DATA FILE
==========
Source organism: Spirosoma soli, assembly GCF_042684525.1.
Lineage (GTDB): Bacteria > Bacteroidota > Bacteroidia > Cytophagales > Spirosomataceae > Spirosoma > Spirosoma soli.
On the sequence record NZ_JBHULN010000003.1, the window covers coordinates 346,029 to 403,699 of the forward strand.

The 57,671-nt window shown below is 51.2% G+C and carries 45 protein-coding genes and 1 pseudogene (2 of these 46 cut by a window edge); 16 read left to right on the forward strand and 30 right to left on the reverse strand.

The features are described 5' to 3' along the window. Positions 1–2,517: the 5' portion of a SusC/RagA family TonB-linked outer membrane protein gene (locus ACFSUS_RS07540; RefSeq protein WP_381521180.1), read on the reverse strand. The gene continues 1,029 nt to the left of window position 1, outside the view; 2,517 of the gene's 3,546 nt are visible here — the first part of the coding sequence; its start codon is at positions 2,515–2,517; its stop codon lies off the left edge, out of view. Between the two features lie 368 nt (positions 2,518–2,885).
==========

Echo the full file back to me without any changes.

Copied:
Source organism: Spirosoma soli, assembly GCF_042684525.1.
Lineage (GTDB): Bacteria > Bacteroidota > Bacteroidia > Cytophagales > Spirosomataceae > Spirosoma > Spirosoma soli.
On the sequence record NZ_JBHULN010000003.1, the window covers coordinates 346,029 to 403,699 of the forward strand.

The 57,671-nt window shown below is 51.2% G+C and carries 45 protein-coding genes and 1 pseudogene (2 of these 46 cut by a window edge); 16 read left to right on the forward strand and 30 right to left on the reverse strand.

The features are described 5' to 3' along the window. Positions 1–2,517: the 5' portion of a SusC/RagA family TonB-linked outer membrane protein gene (locus ACFSUS_RS07540; RefSeq protein WP_381521180.1), read on the reverse strand. The gene continues 1,029 nt to the left of window position 1, outside the view; 2,517 of the gene's 3,546 nt are visible here — the first part of the coding sequence; its start codon is at positions 2,515–2,517; its stop codon lies off the left edge, out of view. Between the two features lie 368 nt (positions 2,518–2,885).